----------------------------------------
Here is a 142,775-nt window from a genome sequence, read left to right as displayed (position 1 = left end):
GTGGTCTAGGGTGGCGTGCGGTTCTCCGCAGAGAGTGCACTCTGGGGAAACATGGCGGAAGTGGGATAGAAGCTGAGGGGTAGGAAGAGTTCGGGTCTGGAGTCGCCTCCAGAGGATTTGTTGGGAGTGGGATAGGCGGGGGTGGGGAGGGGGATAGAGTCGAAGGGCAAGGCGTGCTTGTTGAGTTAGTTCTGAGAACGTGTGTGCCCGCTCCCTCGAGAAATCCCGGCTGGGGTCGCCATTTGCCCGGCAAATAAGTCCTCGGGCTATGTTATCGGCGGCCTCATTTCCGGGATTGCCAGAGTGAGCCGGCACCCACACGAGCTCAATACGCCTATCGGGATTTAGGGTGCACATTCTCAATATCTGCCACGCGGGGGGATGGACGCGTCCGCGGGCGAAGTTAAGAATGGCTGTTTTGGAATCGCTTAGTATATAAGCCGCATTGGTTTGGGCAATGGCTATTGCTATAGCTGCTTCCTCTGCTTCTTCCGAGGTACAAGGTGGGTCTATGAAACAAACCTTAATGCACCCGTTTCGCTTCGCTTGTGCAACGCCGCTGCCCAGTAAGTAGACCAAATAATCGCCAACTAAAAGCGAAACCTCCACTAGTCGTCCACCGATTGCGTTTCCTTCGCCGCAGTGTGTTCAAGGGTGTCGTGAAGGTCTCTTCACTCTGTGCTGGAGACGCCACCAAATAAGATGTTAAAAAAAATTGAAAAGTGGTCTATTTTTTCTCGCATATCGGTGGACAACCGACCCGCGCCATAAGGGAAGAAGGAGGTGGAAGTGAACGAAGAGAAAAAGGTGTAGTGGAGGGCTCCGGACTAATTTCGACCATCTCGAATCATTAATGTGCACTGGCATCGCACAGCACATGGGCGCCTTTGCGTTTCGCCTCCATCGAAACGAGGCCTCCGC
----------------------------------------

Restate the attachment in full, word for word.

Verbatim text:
Here is a 142,775-nt window from a genome sequence, read left to right as displayed (position 1 = left end):
GTGGTCTAGGGTGGCGTGCGGTTCTCCGCAGAGAGTGCACTCTGGGGAAACATGGCGGAAGTGGGATAGAAGCTGAGGGGTAGGAAGAGTTCGGGTCTGGAGTCGCCTCCAGAGGATTTGTTGGGAGTGGGATAGGCGGGGGTGGGGAGGGGGATAGAGTCGAAGGGCAAGGCGTGCTTGTTGAGTTAGTTCTGAGAACGTGTGTGCCCGCTCCCTCGAGAAATCCCGGCTGGGGTCGCCATTTGCCCGGCAAATAAGTCCTCGGGCTATGTTATCGGCGGCCTCATTTCCGGGATTGCCAGAGTGAGCCGGCACCCACACGAGCTCAATACGCCTATCGGGATTTAGGGTGCACATTCTCAATATCTGCCACGCGGGGGGATGGACGCGTCCGCGGGCGAAGTTAAGAATGGCTGTTTTGGAATCGCTTAGTATATAAGCCGCATTGGTTTGGGCAATGGCTATTGCTATAGCTGCTTCCTCTGCTTCTTCCGAGGTACAAGGTGGGTCTATGAAACAAACCTTAATGCACCCGTTTCGCTTCGCTTGTGCAACGCCGCTGCCCAGTAAGTAGACCAAATAATCGCCAACTAAAAGCGAAACCTCCACTAGTCGTCCACCGATTGCGTTTCCTTCGCCGCAGTGTGTTCAAGGGTGTCGTGAAGGTCTCTTCACTCTGTGCTGGAGACGCCACCAAATAAGATGTTAAAAAAAATTGAAAAGTGGTCTATTTTTTCTCGCATATCGGTGGACAACCGACCCGCGCCATAAGGGAAGAAGGAGGTGGAAGTGAACGAAGAGAAAAAGGTGTAGTGGAGGGCTCCGGACTAATTTCGACCATCTCGAATCATTAATGTGCACTGGCATCGCACAGCACATGGGCGCCTTTGCGTTTCGCCTCCATCGAAACGAGGCCTCCGC